Interpol Targets Online Drug Sales

Seized stanozolol tablets.

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International operation combats the illegal online supply of counterfeit medicines

Press release from the; UK Medicines and Healthcare products Regulatory Agency

Forty-five countries across the globe have taken part in an international enforcement operation targeting the online sale of counterfeit and illegal medicines to raise awareness of the dangers of buying medicines online.

Operation Pangea III ran between 5 – 12 October and resulted in 76 people either arrested or placed under investigation across the globe.

The operation is the largest internet-based enforcement action of its kind to date and involved IMPACT, the World Customs Organisation (WCO), the Permanent Forum of International Pharmaceutical Crime (PFIPC) and the Heads of Medicines Agencies Working Group of Enforcement Officers (HMA WGEO).

Coordinated by INTERPOL and carried out with the assistance of police, customs and national medicines regulators, the global operation targeted the three main components abused in the illegal website trade – the Internet Service Provider (ISP), the electronic payment system and the delivery service.

Internationally, 267,855 packages were inspected by regulators and customs resulting in the seizure of 1,014,043 illicit and counterfeit pills worth an estimated £1.62 million ($2,598,163 (US)).

During the operation, internet monitoring revealed 694 websites potentially engaged in illegal activity including offering controlled or Prescription Only Drugs.

The public will be advised through global awareness campaigns that purchasing medicines from unregulated websites significantly increases the risks of obtaining counterfeit, sub-standard and dangerous products.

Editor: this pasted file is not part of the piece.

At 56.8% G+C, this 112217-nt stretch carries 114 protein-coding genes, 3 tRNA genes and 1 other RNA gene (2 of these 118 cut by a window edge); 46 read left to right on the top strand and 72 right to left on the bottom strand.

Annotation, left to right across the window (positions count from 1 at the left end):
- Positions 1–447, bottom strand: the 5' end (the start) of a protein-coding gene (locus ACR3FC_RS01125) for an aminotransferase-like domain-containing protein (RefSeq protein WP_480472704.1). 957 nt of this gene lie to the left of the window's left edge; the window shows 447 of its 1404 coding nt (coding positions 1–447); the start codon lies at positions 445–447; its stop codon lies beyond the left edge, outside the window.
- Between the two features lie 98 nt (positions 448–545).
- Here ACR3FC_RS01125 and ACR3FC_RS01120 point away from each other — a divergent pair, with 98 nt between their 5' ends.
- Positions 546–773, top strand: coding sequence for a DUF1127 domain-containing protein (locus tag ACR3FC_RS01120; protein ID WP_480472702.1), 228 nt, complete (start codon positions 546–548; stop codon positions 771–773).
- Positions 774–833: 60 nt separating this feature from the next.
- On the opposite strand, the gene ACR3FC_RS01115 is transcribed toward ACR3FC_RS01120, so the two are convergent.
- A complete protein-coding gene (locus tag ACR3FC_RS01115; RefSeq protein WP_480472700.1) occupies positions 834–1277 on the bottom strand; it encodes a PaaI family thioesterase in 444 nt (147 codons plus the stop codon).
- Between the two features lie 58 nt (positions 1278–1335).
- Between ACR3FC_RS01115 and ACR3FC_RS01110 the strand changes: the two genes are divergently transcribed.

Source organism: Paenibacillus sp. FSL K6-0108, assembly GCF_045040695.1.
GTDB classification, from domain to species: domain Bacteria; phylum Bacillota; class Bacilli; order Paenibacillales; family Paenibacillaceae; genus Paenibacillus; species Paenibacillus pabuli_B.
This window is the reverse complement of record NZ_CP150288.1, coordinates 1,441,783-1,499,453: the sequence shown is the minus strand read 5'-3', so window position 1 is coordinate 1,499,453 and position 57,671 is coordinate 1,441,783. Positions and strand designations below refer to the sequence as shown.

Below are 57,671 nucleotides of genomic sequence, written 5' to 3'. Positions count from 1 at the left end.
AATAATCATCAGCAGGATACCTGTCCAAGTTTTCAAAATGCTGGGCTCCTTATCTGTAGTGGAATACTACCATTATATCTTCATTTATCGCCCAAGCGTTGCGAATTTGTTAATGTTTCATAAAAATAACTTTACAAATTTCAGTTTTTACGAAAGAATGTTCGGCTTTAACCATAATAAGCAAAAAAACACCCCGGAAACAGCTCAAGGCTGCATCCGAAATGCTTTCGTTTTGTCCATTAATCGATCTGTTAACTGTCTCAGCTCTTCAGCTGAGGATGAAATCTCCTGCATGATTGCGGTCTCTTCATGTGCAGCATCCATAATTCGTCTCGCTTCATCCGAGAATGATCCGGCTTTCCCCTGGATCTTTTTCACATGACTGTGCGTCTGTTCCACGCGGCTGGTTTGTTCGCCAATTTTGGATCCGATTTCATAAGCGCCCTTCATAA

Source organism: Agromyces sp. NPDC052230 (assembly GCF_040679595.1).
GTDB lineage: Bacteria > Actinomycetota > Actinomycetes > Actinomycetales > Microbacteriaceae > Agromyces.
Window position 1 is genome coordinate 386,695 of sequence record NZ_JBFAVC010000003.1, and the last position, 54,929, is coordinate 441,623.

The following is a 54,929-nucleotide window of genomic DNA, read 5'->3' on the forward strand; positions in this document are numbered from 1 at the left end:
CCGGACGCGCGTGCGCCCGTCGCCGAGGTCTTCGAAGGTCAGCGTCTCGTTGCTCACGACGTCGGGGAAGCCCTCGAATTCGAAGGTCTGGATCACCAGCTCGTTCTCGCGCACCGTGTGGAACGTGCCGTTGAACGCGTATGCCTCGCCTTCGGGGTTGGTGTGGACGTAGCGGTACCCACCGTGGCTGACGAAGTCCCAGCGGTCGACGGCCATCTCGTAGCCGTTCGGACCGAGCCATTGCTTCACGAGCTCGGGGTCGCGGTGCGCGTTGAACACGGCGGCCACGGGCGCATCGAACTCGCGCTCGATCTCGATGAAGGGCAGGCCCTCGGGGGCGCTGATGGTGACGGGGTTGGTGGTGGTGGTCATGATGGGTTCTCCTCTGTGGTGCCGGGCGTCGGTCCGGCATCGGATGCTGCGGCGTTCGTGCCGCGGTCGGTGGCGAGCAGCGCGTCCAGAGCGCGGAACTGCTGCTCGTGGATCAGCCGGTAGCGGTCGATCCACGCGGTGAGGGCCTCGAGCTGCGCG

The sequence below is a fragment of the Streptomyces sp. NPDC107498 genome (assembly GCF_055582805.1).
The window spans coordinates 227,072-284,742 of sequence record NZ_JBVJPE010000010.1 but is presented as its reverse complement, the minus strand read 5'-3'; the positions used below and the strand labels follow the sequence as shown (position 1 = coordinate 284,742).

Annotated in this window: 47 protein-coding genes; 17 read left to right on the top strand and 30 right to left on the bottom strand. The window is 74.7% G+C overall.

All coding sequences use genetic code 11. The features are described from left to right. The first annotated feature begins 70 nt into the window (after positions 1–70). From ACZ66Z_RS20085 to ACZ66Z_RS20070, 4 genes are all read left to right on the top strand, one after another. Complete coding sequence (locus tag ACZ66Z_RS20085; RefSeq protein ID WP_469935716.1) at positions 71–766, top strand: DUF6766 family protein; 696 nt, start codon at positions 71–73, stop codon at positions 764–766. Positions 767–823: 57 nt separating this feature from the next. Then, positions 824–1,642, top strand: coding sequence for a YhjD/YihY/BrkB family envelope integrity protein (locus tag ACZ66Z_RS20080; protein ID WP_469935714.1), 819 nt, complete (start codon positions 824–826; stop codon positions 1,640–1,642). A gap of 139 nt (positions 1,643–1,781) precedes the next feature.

The types of medicines the MHRA found included those for erectile dysfunction, weight loss, pain relief, human growth hormone, antidepressants and steroids.

MHRA Head of Enforcement, Mick Deats, said that what often looked like a professional online pharmacy could turn out to be an illicit website selling fake or illegal medication.

“These websites often look like the real deal, but if they don’t carry the internet pharmacy logo of the General Pharmaceutical Council and have a ‘bricks and mortar’ address, then they are often dealing illegally.

“This week we have recovered a range of different medicines being supplied with no prescription and stored in unacceptable conditions by persons unqualified to dispense medicines. An illegal supplier might be good at setting up a website, but that does not make them a pharmacist.

“The dangers of purchasing medicines from an unregulated source are that you just don’t know what you are taking,” he said. “The dosages could be either too high or too low, contain no pharmaceutical ingredient or a totally different ingredient to that stated.

“Illegal suppliers have no quality control or standards to abide by and people who purchase medicine from these sources will never know where the tablets they are putting in their mouths have actually originated from or what they contain. If customers could see the filthy conditions in which some of these medicines were being transported, stored and handled, they wouldn’t touch them,” he added.

“This international operation is the best way to deal with an international problem and is a great example of the collaboration needed to tackle this type of crime.

“Partnering with law enforcement as well as working with industry, payment providers and other stakeholders has proved to be a successful approach in disrupting criminal activity while raising public awareness to this issue.

“We will continue to use all powers at our disposal to take action against those engaged in this illicit activity and confiscate the proceeds of their crimes.”

Further information about purchasing medicines safely online can be found on the MHRA website: Risks of buying medicines over the internet

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The Alcoholic, Addict Behaviors

alcoholic77 Through out the acquisition of addiction people adopt a common set of behaviors to cope.